Saturday, January 12, 2013

Holiday Nail Polish

This past holiday season, I experimented with lots of different nail polish designs. I have always loved nail polish, however, this is the first time in years that I have had time to paint my nails! When I was in college, I was taking a lot of 'crafty' classes for my art and design majors, so, polish was just a lost cause. Also, the years I spent working in retail just didn't cut it for nail polish. It would last, what, 2 days before the first chip? And that was just if I was lucky. Now that my job involves typing, it tends to last longer. And now, I don't mind so much spending the time to paint them perfectly, knowing that they will actually last through the week. Here are some of my recent polishes:

Christmas Nails

Over the Christmas holiday, I had these on my nails. This design lasted three weeks! I had this color in well into the New Year, without chipping, and finally decided to just take it off. It took about 6 cotton balls with polish remover to get it off, though, because it was so hardy. For this, I used the following: Wet and Wild 223C, 224C, Clear.

  1. First Coat: Paint your nails with 223C, the gold glitter. Let dry. This is so when you paint with 224C, the yellow, the glitter will show through.
  2. Second Coat: Paint your nails with 224C, the yellow polish. Let dry.
  3. Third Coat: Paint your nails with 223C, the gold glitter again. They should be super sparkly now. You can skip to step 5, if you do not wish to have the yellow tips.
  4. Fourth Coat: Do the french tips with 224 C, the yellow.
  5. Top Coat: Paint with your choice of "clear" nail polish (I used the above). This is important, because the glitter tends to fall off some without the clear coating.

New Years Nails

I followed the glittery inspiration from the Christmas Nails, but this time chose a blue color inspired by how snow sparkles, and how the color of the sky looks as the sun goes down this time around 4pm. For this look, I used the following polishes: Wet and Wild Clear, Sinful Colors Lets Talk, and Hottie.

  1. First Coat: Do one layer of Lets Talk, the solid shiny blue. Let dry. I start with this instead of the glitter because with the dark color of the nail polish, it takes more than one coat to get the full depth of the color.
  2. Second Coat: Do one layer of Hottie, the glitter, and let dry.
  3. Third Coat: Do another layer of Lets Talk, the solid shiny blue. You should be able to see the glitter through the blue. Let dry.
  4. Fourth Coat: Do a final coat of Hottie, the glitter, and let dry. You should be able to see what appears to be glitter from all depths: The ones on the first layer will appear farther away, but still shine in the light, and the ones in the top layer will be the most shiny.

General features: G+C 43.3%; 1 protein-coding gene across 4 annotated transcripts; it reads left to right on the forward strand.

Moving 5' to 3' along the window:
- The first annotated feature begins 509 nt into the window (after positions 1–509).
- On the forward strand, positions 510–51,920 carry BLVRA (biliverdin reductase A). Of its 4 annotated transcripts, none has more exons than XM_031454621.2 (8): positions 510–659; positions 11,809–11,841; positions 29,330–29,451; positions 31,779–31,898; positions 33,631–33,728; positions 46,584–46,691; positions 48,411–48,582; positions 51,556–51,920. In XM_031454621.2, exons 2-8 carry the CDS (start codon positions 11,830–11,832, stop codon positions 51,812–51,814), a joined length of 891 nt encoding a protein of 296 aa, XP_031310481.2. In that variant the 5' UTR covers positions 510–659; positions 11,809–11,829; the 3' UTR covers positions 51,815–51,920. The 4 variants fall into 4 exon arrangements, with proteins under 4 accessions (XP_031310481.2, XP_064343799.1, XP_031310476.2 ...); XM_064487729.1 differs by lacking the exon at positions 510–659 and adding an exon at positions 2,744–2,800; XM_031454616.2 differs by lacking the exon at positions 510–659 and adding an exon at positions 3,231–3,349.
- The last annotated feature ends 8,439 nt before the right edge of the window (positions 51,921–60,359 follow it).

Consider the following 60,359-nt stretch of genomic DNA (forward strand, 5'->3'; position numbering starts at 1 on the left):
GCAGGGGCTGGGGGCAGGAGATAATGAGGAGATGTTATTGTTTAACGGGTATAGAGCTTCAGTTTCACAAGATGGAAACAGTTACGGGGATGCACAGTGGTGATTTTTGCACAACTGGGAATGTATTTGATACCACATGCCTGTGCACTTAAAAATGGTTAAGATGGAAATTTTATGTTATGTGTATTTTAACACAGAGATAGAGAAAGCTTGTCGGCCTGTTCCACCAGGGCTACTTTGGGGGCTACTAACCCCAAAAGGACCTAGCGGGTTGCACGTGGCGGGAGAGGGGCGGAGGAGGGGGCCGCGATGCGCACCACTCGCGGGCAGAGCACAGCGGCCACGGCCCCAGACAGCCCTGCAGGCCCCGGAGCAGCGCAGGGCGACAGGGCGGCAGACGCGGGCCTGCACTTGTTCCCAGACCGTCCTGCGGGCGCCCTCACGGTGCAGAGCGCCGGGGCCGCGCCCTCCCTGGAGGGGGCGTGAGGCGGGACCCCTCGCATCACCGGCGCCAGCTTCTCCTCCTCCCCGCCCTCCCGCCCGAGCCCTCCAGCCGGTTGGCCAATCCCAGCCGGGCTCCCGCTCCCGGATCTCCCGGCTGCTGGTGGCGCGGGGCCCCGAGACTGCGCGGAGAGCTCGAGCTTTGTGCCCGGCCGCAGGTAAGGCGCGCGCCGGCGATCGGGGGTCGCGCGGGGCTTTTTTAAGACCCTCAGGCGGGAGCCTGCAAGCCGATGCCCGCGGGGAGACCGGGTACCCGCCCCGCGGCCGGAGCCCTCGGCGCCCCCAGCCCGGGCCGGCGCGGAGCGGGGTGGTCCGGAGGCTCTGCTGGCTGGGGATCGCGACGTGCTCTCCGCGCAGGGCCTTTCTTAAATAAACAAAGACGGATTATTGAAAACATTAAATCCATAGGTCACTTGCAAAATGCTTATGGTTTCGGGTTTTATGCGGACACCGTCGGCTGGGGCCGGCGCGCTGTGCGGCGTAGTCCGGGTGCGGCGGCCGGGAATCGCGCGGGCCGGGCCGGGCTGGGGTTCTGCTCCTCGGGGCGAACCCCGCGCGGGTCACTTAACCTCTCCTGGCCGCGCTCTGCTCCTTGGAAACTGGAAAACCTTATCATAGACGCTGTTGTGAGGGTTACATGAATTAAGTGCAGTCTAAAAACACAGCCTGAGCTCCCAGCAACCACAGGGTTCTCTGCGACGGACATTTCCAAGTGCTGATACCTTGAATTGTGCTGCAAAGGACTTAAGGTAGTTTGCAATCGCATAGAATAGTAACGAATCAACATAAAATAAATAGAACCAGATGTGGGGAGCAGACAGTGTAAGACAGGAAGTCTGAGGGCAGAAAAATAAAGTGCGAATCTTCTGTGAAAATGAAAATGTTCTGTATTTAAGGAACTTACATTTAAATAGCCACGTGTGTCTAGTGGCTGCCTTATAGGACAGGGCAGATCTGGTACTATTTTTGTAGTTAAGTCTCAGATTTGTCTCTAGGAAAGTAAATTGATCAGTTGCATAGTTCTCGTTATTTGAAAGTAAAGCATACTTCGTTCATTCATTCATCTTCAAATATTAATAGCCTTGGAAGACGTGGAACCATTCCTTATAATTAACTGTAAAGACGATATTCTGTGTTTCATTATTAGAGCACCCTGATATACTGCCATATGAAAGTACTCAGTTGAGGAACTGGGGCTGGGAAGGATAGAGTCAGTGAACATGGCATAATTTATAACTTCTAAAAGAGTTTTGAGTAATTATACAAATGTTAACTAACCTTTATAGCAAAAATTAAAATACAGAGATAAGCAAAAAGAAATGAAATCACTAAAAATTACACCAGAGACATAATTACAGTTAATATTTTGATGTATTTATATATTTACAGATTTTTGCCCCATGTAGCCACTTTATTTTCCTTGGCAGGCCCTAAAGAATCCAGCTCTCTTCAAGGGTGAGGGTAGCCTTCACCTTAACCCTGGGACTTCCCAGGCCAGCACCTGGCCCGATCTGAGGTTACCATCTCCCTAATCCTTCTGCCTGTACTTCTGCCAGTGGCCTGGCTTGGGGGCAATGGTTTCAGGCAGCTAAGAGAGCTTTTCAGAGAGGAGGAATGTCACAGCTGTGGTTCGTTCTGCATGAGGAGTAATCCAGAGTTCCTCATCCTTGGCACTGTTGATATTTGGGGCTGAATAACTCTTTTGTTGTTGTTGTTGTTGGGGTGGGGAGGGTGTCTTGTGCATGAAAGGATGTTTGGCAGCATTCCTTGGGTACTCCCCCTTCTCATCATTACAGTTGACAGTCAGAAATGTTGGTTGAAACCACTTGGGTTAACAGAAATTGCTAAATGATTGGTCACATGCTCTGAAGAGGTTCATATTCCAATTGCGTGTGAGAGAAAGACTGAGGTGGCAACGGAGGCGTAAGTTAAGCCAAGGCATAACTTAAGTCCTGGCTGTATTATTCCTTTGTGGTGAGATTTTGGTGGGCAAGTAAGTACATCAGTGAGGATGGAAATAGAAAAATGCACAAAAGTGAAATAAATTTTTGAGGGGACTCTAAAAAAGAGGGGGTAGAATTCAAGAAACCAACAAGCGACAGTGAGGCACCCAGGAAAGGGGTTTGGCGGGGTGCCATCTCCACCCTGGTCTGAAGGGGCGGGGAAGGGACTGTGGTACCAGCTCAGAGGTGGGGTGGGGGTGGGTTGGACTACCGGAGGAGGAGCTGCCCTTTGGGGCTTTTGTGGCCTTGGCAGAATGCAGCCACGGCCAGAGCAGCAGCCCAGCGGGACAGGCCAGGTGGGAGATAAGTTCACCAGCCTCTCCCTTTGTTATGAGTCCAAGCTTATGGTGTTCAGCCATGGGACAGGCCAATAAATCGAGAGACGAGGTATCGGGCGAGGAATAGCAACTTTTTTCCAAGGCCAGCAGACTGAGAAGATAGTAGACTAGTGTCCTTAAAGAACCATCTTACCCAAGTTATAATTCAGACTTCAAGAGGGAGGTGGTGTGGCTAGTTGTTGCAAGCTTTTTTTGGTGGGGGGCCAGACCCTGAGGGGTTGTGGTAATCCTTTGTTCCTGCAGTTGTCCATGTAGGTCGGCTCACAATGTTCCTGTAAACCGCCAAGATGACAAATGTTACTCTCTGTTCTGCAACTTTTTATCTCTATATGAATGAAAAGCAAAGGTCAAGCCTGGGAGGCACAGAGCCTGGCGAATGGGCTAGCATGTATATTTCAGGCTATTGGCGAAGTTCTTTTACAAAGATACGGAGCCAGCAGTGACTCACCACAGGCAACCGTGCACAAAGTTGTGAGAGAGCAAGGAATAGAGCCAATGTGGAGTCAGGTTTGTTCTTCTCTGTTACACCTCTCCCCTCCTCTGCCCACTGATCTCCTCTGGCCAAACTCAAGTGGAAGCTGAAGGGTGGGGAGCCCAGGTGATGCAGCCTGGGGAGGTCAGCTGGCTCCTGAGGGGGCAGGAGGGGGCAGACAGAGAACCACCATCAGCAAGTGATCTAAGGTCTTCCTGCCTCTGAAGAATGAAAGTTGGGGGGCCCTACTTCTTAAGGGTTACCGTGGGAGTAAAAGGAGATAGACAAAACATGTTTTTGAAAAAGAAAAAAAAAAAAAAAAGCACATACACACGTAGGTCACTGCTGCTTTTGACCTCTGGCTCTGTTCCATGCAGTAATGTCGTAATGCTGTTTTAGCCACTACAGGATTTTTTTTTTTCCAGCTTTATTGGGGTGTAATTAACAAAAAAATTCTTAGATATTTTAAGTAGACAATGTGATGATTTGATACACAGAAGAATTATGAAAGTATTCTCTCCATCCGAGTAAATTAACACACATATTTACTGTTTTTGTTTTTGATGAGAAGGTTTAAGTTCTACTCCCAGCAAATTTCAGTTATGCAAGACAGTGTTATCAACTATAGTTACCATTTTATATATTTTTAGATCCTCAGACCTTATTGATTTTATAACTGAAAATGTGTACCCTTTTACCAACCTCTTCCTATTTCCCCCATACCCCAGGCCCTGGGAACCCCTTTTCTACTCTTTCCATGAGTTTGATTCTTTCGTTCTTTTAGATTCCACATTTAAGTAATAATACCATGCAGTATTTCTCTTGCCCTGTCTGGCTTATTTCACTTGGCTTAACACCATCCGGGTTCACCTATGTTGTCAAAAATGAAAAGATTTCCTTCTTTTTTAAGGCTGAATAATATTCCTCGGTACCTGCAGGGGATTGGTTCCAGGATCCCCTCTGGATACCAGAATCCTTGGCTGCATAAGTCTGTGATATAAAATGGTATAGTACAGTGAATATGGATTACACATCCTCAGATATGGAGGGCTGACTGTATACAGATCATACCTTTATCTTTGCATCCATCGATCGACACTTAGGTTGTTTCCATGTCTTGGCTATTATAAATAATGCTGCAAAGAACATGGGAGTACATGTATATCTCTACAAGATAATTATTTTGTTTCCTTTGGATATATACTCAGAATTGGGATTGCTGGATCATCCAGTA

5. Top Coat: Put on your favorite "clear" polish (I used the above) to prevent the glitter from chipping off. I also find that with this particular brand, the luster of the the "clear" part of the glitter polish is kind of dull, so adding another layer of a different "clear" polish makes it much more shiny.

Winter Gradient Nails

I did these this week, dropping the glitter as it is now almost two weeks into the New Year. It is still very much Winter here, so I wanted to keep the dark colors, but I couldn't decide which dark color to choose from. Solution? I chose three. I used Sinful Colors again, which come with a bit of luster (tiny glitter) in them. So, still slightly glittery, but not in-your-face glittery. Unfortunately, Sinful Colors: #10 Aqua, appears to have been discontinued. So, I'll link you to a different brand which as a similar color. Here are the polishes I used: Sinful Colors Lets Talk and 926HD. For Turquoise, OPI Ogre-The Top Blue.

  1. Thumb: Two coats "Green."
  2. Pointer:
    1. Bottom Coat: "Green."
    2. Top Coat: "Aqua."
  3. Middle: Two coats "Aqua"
  4. Ring:
    1. Bottom Coat: "Blue."
    2. Top Coat: "Aqua."
  5. Pinky: Two coats "Blue."
  6. Finish all fingers with your favorite "clear" top coat.

Thursday, July 5, 2012

We are all Reflections

We are all a reflection of what others have done to us.

Most people live by the stereotype that teenagers make their lives a whole hell of a lot harder than they need to be. They probably do. But no matter the needs, or the wants, or the reasons; those hardships shape who we are today.
And sometimes those hardships make people go insane.

When I was fifteen years, I first realized the motives of bad people. The short version is a damaged person did something to make themselves look like a bad person, and that damaged bad person did something to destroy my optimism. I don't know the exact reason why this person mentally shattered me, but it was probably because they were insecure about something, specifically something I'm sure I represented in their life.